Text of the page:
A group of high-ranking experts have called for more partnerships to fight vagaries of climate change in Somalia, which has been suffering from effects of recurrent droughts since the 1980s.
The experts were speaking at a seminar titled “Partnerships for building resilience to drought and climate change impacts in Somalia”, which was co-organized on 3 April 2018 by the Ministry of Agriculture and Irrigation, the Federal Government of Somalia, the International Center for Biosaline Agriculture (ICBA), the International Fund for Agricultural Development (IFAD) and the Somali Disaster Resilience Institute (SDRI).
The event was organized on the sidelines of the 43rd Annual Meeting of the Islamic Development Bank (IsDB) Group in Tunis, Tunisia.
The seminar, among other things, discussed how partnerships between IsDB and its partners can develop the in-country drought response capacity, so that actions are proactive and based on risk management rather than reactive and based on crisis management; introduce and scale up climate-smart agriculture to ensure food security and strengthen resilience in areas vulnerable to drought; and implement development programs in fragile and conflict-affected states such as Somalia by working in partnership with local stakeholders.
Some of the key objectives of the seminar included creating awareness on the climate change impact in Somalia; discussing the prospects of partnerships with Somalia among IsDB member countries; linking donors and international organization to support local institutions in Somalia; and introducing an integrated drought resilience system as a solution to combat drought and climate change in Somalia.
The event was attended by around 40 participants including policymakers of IsDB member countries; regional and international donor agencies; regional and international research organizations; and national research organizations and academia of IsDB member countries.
While introducing the concept note on developing an integrated drought resilience system for Somalia, Dr. Ismahane Elouafi, Director General of ICBA, said: “The reason for low productivity of Somalia is similar to many other African countries. It includes a high level of vulnerability to climate shocks, lack of good quality seeds and fertilizers, lack of suitable stress-tolerant varieties, environmental degradation, and post-harvest losses. The project we have put together is a three-year project with objectives to develop an in-country capacity to use available drought monitoring and early warning system, and to identify areas which are most vulnerable to drought under climatic conditions.”
“The project will be a pilot to showcase what we can do by identifying a few communities to target our interventions. Under the project, drought-tolerant crops and varietal diversity in combination with climate-smart agriculture will be introduced along with soil and water management packages in the selected (vulnerable) areas. Moreover, we will be also developing capacities of the Ministry of Agriculture in Somalia, and agricultural workers and farmers,” she added.
For his part, Prof. Abdirisak Ahmed Dalmar, Executive Chairman, SDRI, said: “Somali communities are facing great climate change challenges. SDRI together with ICBA will work with vulnerable communities in marginal areas of Somalia to help them lead a sustainable and resilient agro-pastoral livelihood."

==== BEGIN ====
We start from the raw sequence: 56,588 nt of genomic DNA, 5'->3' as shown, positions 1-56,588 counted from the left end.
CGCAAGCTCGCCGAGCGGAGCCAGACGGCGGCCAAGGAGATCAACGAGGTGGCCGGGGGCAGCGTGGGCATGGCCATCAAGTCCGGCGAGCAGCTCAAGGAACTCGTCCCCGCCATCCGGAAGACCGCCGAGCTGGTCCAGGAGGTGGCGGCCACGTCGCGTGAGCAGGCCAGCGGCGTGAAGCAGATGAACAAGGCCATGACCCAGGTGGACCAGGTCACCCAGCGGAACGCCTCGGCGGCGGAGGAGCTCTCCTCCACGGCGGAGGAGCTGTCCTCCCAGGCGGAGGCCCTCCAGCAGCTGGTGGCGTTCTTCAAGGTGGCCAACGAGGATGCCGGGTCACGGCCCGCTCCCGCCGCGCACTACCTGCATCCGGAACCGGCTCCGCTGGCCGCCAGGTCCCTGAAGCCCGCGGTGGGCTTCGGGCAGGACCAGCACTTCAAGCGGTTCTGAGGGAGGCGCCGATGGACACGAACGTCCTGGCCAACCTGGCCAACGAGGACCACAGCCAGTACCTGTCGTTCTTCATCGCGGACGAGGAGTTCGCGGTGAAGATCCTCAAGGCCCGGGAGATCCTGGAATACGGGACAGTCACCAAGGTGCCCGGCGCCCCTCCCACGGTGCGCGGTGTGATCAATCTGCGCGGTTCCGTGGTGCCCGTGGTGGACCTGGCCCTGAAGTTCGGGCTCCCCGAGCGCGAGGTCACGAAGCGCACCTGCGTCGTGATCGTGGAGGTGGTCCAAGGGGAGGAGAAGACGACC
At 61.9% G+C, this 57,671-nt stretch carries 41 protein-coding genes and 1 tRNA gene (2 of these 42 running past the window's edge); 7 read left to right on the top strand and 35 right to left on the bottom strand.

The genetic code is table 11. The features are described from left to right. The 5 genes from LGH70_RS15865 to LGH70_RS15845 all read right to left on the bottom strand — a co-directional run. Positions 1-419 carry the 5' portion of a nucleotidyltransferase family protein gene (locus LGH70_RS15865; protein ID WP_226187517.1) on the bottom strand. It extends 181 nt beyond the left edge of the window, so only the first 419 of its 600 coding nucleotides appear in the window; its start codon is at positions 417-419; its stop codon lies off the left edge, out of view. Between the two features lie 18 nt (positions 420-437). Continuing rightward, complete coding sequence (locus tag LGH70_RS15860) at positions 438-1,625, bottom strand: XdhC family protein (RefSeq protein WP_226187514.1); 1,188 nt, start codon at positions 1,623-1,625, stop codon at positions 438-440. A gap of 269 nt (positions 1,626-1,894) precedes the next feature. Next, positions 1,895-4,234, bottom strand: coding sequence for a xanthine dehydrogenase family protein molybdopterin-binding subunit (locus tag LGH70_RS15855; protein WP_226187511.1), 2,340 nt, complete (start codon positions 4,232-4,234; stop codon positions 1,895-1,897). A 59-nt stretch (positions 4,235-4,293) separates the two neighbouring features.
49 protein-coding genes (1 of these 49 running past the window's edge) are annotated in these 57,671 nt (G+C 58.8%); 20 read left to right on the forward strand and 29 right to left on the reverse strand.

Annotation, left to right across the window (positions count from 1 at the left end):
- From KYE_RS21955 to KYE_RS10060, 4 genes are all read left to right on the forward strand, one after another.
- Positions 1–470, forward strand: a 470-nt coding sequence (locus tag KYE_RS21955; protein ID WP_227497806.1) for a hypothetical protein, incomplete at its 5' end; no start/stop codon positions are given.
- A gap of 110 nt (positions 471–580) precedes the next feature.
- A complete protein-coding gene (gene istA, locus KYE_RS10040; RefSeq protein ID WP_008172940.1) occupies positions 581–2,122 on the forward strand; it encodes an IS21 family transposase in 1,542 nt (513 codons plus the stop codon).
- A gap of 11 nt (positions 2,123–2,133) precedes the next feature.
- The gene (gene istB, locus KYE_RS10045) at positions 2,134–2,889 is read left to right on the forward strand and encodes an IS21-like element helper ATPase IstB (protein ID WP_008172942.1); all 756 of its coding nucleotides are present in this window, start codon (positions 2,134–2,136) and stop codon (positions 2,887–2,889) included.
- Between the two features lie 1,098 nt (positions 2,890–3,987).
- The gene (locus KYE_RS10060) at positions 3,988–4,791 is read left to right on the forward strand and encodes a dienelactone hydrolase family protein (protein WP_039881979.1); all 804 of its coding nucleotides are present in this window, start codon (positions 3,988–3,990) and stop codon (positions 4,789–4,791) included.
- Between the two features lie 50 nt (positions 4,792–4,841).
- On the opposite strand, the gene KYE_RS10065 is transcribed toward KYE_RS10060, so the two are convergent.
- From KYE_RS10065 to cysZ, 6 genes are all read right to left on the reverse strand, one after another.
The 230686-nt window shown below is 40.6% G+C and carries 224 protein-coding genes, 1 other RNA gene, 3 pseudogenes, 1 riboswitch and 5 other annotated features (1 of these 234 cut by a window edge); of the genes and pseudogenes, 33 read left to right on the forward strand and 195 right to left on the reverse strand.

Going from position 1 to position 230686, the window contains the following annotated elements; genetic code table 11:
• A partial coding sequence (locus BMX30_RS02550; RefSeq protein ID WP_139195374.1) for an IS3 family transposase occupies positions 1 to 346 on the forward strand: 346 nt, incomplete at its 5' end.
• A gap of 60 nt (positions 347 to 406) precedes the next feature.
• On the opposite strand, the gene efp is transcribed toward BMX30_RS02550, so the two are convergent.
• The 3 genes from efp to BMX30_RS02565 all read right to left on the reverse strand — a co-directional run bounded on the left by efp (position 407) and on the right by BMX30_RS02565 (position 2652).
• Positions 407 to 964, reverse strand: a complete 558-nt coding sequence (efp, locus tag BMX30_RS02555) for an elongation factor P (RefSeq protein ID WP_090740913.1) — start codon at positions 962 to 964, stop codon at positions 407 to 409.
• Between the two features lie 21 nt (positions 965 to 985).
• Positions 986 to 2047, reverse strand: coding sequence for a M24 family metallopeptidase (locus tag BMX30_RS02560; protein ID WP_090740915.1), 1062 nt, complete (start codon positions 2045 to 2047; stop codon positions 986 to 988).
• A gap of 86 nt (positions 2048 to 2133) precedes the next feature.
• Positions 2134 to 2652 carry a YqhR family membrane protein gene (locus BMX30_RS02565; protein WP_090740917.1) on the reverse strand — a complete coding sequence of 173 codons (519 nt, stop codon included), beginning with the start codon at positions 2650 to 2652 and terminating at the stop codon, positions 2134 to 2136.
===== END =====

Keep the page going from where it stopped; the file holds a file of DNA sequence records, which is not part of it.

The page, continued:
Somalia is particularly vulnerable to the impacts of drought not only because of the heavy reliance on rain for its water and food security systems, but because of the present fragility of communities, government and the environment. The current drought (2015-18), allied with the impacts of the ongoing conflict and instability, has forced people to migrate and seek shelter in internally displaced persons camps, where they are deprived of productive opportunities and mostly depend on handouts.
The recent calls for international disaster relief have been accompanied by appalling statistics on the devastating impact on people, agricultural and water systems, and the economy. The United Nations has warned that if rains fail again and urgent international action is not taken, the country could see a repeat of the 2011 famine.
At ICBA, climate change has been one of the main focus areas for nearly two decades and some of the key objectives of the program include determining and quantifying the likely impacts of future climate conditions on water resources and agricultural systems to support decision-makers in developing adaptation strategies, management and investment plans and policies; developing adaptation and mitigation plans for vulnerable regions to improve access to water and ensure food security; and developing climate-smart technology packages focused on improved water management and development of salt- and drought-tolerant crops for food, fodder, fuel and fiber that can be used as part of adaptation plans.
This year’s theme for the 43rd Annual Meeting of the IsDB was about partnerships. The event which was held in Tunis on 1-5 April 2018 served as a great platform to exchange ideas and form partnerships for a more sustainable world. It attracted over 2,000 participants and included 200 speakers, 100 topics and 50 sessions.